The recent Punjab Government order to ban Punjabi film ‘Sadda Haq’ is a most unfortunate decision as it comes from a party which prides itself on being the sole representatives of Punjabis and Sikhs. The film-makers fought a long battle to gain clearance from the central censor board and after receiving the support of the SGPC they were granted this with certain amendments. This was back in January and since then the production team arranged promotional shows all over Punjab and in Delhi too. The response was tremendous and worldwide release was set for 5th April until this ban on the eve of the release.

As the name ‘Sadda Haq’ signifies, this film has tried to bring out a period of troubled times that affected the Punjab state and Sikhs generally during the eighties and early nineties. To an extent, the film shows the massive violations of people’s rights that took place and the ensuing protest against the policies of the Government of that time. Ironically, this struggle was led by the very same political party that is today in power in Punjab and which has banned the screening of this film. Back then Mr Parkash Singh Badal, the leader of the Shiromani Akali Dal and Chief Minister of Punjab, took a stand against the central Government demanding the right to free expression for Sikhs and the people of Punjab. Under pressure from certain groups, he has last week banned the film citing law and order concerns.

The line taken by the Government to curtail this freedom of expression is that a vocal, furious fringe group’s feelings will be hurt. But the very same Akali-led Government also controls the Shiromani Gurdwara Parbandhak Committee (SGPC) and this main body of the Sikhs supported the film, honoured the film makers and wrote a strong letter of support to the Censor Board for clearance. The present chairman of the Press Council of India, honourable retired Supreme Court Justice Mr Markande Katzu has recently commented that India has become a republic of intolerance. Mr K S Duggal a head of department of journalism and mass communication in one of the prominent universities in Punjab has duly commented that a film deserves better treatment; the decision makers should be the audience who should be allowed to watch the film and then form the opinion on its credibility.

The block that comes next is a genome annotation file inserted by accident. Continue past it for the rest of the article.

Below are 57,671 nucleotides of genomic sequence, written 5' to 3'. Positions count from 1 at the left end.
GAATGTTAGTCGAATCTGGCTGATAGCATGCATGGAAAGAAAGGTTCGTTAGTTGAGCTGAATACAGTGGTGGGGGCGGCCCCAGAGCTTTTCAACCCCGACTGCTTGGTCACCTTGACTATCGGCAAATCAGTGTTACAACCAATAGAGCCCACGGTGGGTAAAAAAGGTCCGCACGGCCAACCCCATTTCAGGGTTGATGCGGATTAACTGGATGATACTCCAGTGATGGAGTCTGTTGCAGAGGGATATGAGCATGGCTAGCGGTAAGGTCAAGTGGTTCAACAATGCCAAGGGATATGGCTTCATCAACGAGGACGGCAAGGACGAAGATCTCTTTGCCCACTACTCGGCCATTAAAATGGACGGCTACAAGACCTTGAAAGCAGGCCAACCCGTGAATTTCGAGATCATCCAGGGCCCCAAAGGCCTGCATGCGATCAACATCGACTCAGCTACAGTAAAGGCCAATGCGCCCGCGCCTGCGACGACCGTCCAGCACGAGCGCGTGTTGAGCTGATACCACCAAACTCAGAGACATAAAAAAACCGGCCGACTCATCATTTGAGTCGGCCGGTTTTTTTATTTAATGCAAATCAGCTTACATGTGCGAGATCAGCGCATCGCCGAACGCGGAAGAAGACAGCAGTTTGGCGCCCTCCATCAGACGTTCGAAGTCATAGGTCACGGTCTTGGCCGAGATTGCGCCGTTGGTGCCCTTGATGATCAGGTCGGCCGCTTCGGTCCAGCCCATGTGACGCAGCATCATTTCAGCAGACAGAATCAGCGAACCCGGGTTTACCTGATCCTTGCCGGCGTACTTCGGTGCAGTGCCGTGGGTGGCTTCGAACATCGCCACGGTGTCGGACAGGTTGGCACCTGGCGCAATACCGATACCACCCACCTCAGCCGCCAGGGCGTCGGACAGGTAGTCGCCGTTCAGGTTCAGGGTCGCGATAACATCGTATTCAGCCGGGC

Tickets for this film were sold out a day before its release wherever it was set to play. The film has tried to raise the question of State wrong-doing during the troubled times in Punjab which engulfed the psyche of the Sikh youth of that time. It shows the pain of that time suffered by Sikhs and the Punjab and has laid bare the State’s role in a factual manner. Through art it is now being brought out in a meaningful way. It should also be noted that in the past, a few films have been released depicting the era of troubled times from the alternative perspective, but they were never banned.

Although this film has been banned for now in Punjab and other regions, as it has been released outside of India, news coming in about the response is positive and might sway the Government of Punjab to reconsider its decision. If so, people through art will see a part of history that has been hidden for so long in Punjab paving the way for more films and better ones too that can depict the sufferings of Sikhs. The right-thinking people should come out now to help remove this ban and let people watch this meaningful film.